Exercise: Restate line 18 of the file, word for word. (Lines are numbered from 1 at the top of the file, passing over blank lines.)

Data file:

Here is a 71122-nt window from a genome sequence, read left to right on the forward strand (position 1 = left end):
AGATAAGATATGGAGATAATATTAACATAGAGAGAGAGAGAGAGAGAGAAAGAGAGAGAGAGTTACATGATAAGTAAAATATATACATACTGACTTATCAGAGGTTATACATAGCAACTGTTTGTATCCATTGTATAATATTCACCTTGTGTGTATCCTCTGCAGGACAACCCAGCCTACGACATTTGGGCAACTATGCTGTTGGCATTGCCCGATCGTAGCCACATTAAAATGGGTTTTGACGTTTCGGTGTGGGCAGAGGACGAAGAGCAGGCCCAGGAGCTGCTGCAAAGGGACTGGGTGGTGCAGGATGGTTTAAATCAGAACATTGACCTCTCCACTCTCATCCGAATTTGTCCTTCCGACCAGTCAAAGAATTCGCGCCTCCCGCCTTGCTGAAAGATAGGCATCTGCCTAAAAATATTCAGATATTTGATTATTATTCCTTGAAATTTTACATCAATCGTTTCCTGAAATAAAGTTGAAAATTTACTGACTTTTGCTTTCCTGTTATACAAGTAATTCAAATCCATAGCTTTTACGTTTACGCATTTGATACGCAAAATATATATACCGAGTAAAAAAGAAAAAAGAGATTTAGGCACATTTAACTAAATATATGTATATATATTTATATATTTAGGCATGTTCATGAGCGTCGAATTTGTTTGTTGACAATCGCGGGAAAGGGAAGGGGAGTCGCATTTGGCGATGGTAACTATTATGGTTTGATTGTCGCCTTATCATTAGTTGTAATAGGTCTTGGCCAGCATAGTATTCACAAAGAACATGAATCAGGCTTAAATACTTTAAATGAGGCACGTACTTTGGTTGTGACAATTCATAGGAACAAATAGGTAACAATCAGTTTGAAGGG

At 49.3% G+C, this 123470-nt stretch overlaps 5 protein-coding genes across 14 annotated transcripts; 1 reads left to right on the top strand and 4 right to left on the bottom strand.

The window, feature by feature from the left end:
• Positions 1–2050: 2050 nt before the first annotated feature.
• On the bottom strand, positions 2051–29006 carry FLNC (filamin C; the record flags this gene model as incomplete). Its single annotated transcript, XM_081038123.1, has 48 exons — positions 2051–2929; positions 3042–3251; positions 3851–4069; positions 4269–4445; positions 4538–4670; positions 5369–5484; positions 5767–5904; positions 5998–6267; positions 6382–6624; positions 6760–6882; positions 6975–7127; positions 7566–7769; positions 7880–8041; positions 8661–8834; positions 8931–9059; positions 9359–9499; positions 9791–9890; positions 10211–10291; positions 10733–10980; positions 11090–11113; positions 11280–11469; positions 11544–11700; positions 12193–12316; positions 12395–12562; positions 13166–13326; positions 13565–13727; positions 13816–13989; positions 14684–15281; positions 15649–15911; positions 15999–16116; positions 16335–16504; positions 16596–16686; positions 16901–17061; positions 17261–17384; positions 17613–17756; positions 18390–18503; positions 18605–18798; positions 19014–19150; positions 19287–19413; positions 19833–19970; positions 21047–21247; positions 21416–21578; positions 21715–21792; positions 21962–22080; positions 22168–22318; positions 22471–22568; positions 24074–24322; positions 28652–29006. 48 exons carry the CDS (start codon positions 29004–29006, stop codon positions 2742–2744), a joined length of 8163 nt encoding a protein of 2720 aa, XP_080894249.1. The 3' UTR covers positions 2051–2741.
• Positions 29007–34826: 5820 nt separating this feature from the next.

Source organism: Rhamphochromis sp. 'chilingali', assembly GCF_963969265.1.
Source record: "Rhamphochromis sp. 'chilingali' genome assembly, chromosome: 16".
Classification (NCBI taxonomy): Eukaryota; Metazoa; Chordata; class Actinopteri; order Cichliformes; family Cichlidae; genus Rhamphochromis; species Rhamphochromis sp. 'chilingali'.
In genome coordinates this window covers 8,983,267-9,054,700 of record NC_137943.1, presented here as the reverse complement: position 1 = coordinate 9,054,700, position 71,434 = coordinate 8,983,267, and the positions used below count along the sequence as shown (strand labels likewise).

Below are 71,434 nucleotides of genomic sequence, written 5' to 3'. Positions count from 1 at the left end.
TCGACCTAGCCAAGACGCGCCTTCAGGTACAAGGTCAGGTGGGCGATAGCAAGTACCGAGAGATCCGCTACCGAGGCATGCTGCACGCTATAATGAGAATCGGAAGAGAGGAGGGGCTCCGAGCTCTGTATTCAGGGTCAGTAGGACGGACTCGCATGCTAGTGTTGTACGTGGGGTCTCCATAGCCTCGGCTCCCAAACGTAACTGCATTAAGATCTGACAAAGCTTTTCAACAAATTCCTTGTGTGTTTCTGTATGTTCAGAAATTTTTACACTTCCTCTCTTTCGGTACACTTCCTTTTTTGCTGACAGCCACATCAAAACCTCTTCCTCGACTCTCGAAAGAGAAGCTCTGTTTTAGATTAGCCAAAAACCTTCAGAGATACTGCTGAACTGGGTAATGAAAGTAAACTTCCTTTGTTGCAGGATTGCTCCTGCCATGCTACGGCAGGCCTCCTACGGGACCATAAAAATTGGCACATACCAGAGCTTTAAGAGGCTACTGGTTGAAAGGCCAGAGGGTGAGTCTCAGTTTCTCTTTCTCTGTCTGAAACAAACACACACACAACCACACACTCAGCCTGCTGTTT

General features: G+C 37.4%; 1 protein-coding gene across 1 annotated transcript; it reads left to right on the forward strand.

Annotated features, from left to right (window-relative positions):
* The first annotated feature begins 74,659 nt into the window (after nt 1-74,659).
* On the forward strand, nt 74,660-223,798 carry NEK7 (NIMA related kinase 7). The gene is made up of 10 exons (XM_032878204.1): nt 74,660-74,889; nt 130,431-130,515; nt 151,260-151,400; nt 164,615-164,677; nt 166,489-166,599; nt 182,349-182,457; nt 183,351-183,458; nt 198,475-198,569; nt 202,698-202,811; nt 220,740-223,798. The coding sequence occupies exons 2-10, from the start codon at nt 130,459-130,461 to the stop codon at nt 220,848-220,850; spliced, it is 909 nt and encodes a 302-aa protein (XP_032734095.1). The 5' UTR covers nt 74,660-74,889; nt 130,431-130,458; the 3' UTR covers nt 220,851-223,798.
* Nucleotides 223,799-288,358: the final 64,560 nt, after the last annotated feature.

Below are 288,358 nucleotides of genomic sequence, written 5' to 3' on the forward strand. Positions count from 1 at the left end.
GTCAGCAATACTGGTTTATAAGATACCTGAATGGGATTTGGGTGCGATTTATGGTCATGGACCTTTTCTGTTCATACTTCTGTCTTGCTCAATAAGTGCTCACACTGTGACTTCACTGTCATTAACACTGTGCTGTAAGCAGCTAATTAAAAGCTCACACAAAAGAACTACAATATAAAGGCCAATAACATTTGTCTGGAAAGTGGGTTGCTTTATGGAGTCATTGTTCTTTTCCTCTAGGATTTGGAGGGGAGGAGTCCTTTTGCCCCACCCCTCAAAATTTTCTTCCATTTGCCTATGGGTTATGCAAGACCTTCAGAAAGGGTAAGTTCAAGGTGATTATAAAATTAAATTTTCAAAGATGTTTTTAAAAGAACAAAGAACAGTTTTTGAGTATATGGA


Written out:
* Nucleotides 223,799-288,358: the final 64,560 nt, after the last annotated feature.